Henry    Dick    Bob and Barb    Then Henry, Dick and Bob & Barb


 Tim and Alison    Tony and Mary    Richard and Vivienne    Then Tim & Alison, Tony & Mary and Richard & Vivienne


 Gerry and Maggie    Gerry was funny as ever    Vern    Then Gerry & Maggie, and Vern


 Jack and Gladys    Ken and Pat   Sara    Then Jack & Gladys, Ken & Pat, and Sara


 Janet    George    And finally Janet and George


Gerry looks fetching    Fiona gets teased    Gerry looks lovely while Fiona gets teased


February 23rd – Monday – Napier to Auckland


We drove from Napier to Auckland – our last day as a group.  The drive was uneventful, and we arrived in Auckland around 3:00.  We checked into the Copthorne, where we had begun our journey five weeks ago.  It was still the same somewhat ‘tired’ hotel that we had left, unfortunately.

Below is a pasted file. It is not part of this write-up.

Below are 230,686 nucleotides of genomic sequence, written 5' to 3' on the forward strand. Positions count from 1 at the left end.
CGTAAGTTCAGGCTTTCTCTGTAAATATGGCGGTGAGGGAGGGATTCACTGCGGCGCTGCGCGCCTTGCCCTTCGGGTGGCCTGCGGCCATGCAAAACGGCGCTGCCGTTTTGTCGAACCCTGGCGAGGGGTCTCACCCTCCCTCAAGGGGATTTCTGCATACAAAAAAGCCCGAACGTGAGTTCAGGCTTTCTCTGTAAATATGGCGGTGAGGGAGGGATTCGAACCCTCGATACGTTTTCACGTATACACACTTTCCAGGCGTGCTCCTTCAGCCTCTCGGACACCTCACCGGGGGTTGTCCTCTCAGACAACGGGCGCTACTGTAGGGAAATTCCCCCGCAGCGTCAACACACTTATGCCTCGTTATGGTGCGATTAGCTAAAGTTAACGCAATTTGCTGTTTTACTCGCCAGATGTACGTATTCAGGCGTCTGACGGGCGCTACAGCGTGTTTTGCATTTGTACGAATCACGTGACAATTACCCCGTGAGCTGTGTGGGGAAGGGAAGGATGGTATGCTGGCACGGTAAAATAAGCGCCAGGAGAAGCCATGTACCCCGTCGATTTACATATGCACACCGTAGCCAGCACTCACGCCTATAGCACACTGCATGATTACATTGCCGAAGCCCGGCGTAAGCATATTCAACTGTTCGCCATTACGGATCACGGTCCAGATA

At 6:30 most of us gathered in the lobby, then took taxis to the home of yet another Morgan owner Allen Duffy.  He and his wife had arranged beverages and a potluck catered by the other Morgan owners in the area.  We got to see Doug and Liss Lloyd, Steve, our host of the first night, and Keith Merrett and his companion, Jill.  There were a lot of other Morgan owners there, but we didn’t know any of them.


Dinner was fun, except I got bitten by a particularly vicious mosquito, and awoke in the early morning with my hand throbbing in pain.  It was really swollen.  I took an antihistamine, but it was only marginally effective.  However, this was a minor inconvenience.


February 24th – Tuesday – Auckland to Thames